Boxing Ebook

Boxing Simplified

Boxing Simplified

Devoted as I am to popularizing amateur boxing and to improving the caliber of this particularly desirable competitive sport, I am highly enthusiastic over John Walsh's boxing instruction book. No one in the United States today can equal John's record as an amateur boxer and a coach. He is highly regarded as a sportsman. Before turning to coaching and the practice of law John was one of the most successful college and Golden Gloves boxers the sport has ever known.

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My Boxing Coach

This full course gives you access to the best online boxing training that is available for you. When you purchase this course you get a full and comprehensive ebook, access to videos to demonstrate what you need to know, and professionals that you can talk to to get the most out of your boxing experience. Learn what you need to know from the best, so that you can become the best boxer that you know! It is hard to master the footwork that you need to know and make sure that you have the proper punching technique that your opponent cannot see coming; this course can both tell you how they work and show you videos to tell you Exactly what you need to know. This course comes from Fran Sands, professional boxing instructor to professionals You will get the best-quality education that you need in order to succeed!

My Boxing Coach Summary


4.6 stars out of 11 votes

Contents: Online Course
Author: Fran Sands
Price: $77.00

My My Boxing Coach Review

Highly Recommended

I've really worked on the chapters in this book and can only say that if you put in the time you will never revert back to your old methods.

All the modules inside this ebook are very detailed and explanatory, there is nothing as comprehensive as this guide.

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Use A Simile Book

Every one of the paragraphs in this section was written with the help of my simile book. I feel my writing is better with similes. And probably clearer. Even though writing with similes sometimes feels like playing the piano with boxing gloves, I have to admit a good simile is like a loving kiss on a dark rainy day. It's nice.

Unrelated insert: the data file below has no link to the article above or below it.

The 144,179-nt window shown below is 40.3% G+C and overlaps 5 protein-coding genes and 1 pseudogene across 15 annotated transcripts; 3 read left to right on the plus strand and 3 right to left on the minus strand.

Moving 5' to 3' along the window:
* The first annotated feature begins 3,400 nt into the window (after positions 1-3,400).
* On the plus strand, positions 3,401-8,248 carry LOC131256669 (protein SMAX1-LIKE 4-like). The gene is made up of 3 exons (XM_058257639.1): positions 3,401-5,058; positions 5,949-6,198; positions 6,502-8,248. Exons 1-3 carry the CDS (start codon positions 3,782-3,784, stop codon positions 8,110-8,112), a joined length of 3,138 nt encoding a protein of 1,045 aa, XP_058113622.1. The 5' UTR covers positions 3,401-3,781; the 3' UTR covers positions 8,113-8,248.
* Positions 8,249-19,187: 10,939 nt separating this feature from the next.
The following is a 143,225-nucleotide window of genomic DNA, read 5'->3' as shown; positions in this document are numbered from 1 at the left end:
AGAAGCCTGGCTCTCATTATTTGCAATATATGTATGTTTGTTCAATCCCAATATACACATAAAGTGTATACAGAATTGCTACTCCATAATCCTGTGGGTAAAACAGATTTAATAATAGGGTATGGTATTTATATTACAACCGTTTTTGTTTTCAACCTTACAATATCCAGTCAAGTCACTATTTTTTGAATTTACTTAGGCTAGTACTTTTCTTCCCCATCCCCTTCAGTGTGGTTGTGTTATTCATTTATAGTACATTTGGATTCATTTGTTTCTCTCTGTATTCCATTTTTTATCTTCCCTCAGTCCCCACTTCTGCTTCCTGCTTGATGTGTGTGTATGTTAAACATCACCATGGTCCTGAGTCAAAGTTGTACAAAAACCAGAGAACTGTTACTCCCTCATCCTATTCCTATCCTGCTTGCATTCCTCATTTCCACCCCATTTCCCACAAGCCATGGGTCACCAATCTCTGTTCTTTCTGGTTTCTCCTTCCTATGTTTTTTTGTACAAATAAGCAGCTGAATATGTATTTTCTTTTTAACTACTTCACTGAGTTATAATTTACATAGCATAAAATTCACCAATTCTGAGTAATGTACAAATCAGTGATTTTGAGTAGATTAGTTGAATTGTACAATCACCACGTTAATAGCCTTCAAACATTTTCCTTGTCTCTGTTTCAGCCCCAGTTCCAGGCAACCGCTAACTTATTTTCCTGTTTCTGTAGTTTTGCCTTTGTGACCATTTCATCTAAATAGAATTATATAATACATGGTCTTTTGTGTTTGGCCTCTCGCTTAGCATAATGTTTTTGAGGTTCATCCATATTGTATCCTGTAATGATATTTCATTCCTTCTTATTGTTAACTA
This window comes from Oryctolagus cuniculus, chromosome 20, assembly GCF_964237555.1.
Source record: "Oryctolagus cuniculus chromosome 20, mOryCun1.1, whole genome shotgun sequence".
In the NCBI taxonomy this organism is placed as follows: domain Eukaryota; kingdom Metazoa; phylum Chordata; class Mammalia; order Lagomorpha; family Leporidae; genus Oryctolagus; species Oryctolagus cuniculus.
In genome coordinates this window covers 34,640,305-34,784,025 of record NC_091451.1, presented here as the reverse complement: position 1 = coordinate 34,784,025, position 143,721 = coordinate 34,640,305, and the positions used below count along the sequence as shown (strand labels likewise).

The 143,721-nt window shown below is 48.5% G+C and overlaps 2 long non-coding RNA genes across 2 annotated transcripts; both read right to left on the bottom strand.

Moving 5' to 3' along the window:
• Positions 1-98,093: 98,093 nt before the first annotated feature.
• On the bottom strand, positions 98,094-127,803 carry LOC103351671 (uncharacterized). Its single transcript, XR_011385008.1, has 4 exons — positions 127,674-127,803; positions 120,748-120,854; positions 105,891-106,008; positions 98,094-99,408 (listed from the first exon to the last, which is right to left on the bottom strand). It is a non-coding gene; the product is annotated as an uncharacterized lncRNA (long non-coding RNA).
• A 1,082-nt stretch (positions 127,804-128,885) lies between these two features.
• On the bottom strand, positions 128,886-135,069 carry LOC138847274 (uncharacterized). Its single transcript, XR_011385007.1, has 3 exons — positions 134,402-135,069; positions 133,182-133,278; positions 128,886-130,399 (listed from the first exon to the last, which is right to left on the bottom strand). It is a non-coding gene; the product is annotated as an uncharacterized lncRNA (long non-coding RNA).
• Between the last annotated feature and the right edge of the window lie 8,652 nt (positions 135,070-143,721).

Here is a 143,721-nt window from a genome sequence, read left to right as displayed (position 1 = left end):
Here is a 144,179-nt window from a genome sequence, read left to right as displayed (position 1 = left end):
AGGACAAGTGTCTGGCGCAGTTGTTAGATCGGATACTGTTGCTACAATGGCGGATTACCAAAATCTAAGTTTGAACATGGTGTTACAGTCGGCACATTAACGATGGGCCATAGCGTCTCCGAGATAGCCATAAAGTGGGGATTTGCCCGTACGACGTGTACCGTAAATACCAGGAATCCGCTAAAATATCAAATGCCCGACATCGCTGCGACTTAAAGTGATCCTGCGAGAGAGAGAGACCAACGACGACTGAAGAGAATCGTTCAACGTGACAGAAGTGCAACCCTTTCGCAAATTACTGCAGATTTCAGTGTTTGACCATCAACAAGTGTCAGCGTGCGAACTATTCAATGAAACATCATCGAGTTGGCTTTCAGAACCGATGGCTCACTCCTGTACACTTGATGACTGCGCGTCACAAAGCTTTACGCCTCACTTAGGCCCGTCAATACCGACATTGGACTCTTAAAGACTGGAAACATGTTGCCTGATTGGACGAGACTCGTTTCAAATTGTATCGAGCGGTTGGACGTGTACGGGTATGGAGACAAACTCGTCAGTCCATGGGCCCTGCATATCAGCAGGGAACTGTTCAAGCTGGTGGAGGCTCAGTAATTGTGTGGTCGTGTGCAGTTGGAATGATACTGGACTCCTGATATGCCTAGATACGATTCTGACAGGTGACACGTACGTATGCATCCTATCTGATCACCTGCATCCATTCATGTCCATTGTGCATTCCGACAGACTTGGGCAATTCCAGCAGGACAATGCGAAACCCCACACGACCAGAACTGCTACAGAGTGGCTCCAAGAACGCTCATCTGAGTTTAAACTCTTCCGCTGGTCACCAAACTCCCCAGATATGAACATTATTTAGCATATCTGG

A few years ago there was a film called Raging Bull about former middleweight boxing champion Jake LaMotta. The character in the film beat his wife, then divorced her when he started to succeed in the ring. He seduced girls who were not of legal age, had a violent temper fueled by paranoia, and spoke in grunts. He was a total savage in the ring and on the street. Yet the character of LaMotta, played by Robert De Niro in the film, garnered a great deal of audience sympathy.

Cause and Effect

Frequently cause and effect compose a chain. A gives rise to B, B to C, and so on. Thus B would be both the effect of A and the cause of C. This paragraph about the effect of television in the 1950s on boxing (what the writer calls the Sweet Science) develops such a series of causes and effects The immediate crisis of boxing in the United States, forestalling the one high living standards might bring on, has been caused by the popularization of a ridiculous gadget called television. This is utilized in the sale of beer and razor blades. The clients of the television companies, by putting on a free boxing show almost every night of the week, have knocked out of business the hundreds of small-city and neighborhood boxing clubs where youngsters had a chance to learn their trade and journeymen to mature their skill. Consequently the number of good new prospects diminishes with every year, and the peddlers' public is already being asked to believe that a boy with perhaps ten or fifteen...